Originally published on Tue April 10, 2012 7:31 am
The key moment in the manhunt for suspects in a murder spree that terrorized African-Americans in Tulsa, Okla., came Saturday morning when a tip was called in to the city's Crime Stoppers hotline, the Tulsa World says.
Originally published on Tue April 10, 2012 6:58 am
On this day when a U.N.-brokered cease-fire was supposed to go into effect in Syria, "activists reported military attacks on two towns ... even as the government claimed its military forces have begun pulling out" of some areas, The Associated Press reports.
If E.J. Delacruz, 18, were elected, he would be the youngest person ever to hold political office in Hawaii. Not that it will be easy. A state representative is running for the same job, which also has an incumbent seeking re-election.
A new website — TheRealGeorgeZimmerman.com — was indeed launched over the weekend by the Florida man who shot and killed a black teenager in an incident that has ignited a national discussion about race relations and racial profiling, one of his attorneys tells local news outlets in Orlando, Fla.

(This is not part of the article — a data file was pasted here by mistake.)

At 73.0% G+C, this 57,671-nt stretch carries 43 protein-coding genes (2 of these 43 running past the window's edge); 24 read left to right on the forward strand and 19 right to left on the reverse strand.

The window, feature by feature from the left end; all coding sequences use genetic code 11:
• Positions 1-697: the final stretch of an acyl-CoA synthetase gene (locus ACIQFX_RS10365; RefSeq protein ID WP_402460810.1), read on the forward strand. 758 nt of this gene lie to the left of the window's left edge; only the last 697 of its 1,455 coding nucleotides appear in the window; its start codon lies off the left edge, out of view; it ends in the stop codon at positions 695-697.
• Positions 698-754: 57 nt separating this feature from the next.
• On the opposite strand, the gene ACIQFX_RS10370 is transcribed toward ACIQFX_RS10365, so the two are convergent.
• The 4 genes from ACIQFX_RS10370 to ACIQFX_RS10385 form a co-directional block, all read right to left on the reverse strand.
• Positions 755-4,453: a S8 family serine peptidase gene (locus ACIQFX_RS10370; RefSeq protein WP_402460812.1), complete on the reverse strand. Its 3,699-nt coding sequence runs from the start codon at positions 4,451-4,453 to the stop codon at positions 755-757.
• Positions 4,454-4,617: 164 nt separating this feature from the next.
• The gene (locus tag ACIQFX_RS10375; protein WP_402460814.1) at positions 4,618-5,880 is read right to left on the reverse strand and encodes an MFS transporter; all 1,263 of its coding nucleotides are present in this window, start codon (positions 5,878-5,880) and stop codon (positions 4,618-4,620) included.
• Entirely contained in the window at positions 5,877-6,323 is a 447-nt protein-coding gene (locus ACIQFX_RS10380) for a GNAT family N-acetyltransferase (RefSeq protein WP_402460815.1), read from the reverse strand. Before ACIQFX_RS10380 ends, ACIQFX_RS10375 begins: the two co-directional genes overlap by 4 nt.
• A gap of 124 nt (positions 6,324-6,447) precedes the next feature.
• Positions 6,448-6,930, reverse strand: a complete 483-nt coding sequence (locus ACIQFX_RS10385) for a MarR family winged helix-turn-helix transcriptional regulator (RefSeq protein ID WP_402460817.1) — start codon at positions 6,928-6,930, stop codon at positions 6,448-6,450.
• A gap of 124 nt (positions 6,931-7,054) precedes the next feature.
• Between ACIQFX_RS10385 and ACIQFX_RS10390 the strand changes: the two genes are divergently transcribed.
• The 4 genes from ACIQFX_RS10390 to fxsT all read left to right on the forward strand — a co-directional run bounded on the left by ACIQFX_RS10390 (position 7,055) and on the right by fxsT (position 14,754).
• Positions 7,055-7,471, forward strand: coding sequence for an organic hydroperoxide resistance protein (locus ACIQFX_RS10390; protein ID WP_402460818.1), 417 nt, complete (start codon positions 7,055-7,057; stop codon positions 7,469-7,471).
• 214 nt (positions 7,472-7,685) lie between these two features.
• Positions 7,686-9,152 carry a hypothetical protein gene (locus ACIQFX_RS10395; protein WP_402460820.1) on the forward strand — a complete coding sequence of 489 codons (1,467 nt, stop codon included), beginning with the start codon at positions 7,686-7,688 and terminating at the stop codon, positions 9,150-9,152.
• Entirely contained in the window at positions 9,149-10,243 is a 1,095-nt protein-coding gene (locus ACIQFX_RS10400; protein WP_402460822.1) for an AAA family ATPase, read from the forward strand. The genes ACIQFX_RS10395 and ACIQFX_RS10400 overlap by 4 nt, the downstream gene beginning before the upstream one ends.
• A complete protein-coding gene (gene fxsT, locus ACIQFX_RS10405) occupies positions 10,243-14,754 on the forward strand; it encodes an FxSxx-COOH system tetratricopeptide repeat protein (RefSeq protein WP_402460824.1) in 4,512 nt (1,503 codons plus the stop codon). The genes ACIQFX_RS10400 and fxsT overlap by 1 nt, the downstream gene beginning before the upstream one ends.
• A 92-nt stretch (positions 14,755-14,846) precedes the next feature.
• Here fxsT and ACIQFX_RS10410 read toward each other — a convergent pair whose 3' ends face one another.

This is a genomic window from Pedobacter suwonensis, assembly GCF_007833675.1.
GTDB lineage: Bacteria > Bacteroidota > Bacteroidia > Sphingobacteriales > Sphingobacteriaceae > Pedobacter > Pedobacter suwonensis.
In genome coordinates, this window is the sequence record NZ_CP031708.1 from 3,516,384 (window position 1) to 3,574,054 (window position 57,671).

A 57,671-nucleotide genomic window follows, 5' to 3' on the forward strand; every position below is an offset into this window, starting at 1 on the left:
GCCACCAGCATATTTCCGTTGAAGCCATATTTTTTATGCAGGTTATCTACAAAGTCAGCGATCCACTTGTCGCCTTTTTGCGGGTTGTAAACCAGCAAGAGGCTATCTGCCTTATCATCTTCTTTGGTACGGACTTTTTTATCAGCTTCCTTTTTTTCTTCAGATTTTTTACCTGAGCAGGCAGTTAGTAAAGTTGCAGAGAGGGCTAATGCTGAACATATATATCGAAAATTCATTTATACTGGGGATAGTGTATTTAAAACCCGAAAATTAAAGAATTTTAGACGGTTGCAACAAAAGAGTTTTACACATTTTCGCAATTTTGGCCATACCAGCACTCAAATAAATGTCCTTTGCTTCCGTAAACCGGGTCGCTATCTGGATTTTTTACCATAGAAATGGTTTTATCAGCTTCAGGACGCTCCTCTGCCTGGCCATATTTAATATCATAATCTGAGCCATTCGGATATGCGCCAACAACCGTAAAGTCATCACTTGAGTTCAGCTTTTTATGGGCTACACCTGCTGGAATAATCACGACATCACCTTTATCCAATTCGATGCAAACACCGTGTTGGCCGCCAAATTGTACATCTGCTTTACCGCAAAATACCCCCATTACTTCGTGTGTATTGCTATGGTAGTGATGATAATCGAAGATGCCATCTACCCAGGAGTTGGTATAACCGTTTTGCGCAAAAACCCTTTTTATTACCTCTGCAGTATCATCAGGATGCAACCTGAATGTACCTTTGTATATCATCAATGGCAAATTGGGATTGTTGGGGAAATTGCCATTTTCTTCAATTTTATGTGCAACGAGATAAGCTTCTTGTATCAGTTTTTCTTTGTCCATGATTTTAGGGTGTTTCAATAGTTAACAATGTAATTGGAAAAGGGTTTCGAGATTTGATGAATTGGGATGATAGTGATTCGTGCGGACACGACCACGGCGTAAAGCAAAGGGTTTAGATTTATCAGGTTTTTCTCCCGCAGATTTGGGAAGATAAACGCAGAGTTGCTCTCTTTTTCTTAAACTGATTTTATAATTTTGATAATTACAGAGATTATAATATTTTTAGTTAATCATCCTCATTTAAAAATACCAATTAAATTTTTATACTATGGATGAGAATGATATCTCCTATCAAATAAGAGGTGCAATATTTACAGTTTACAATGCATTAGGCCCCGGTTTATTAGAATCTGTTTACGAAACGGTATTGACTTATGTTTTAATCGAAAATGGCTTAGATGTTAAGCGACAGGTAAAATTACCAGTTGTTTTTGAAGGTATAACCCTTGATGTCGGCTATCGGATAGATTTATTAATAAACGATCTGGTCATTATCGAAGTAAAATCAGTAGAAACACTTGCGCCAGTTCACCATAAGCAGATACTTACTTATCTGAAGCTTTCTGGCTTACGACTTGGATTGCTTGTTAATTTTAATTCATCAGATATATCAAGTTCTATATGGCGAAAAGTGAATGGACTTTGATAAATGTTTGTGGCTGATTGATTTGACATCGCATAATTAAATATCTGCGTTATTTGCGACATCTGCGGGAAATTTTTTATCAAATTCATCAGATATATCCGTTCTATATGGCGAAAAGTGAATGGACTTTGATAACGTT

Facebook likes Instagram. That's the top of our business news.
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INSKEEP: And they did more than just click the little thumbs up. Facebook is buying the photo application Instagram and the price is higher than it has ever paid for an acquisition - $1 billion; this for a company with only around a dozen employees. As somebody joked yesterday, why didn't they just download it?
As NPR's Laura Sydell reports, some analysts say the purchase is a defensive move.
Moving on to another billion dollar tech deal, Microsoft has agreed to pay AOL over $1 billion for hundreds of patents. Microsoft outbid several rivals, including Amazon and eBay, in a deal which saw AOL's stock price jump by over 40 percent. The over 800 patents include internet search, email and customized advertising and are seen as a push by Microsoft into the lucrative smartphone and tablet market.
Thanks to the new GI Bill, which went into effect in 2009, hundreds of thousands of U.S. veterans have the opportunity to go back to school. For many veterans, heading to college or university often involves a difficult transition. Sean Bueter of member station WBOI in Fort Wayne, Indiana explains how one university is helping veterans succeed.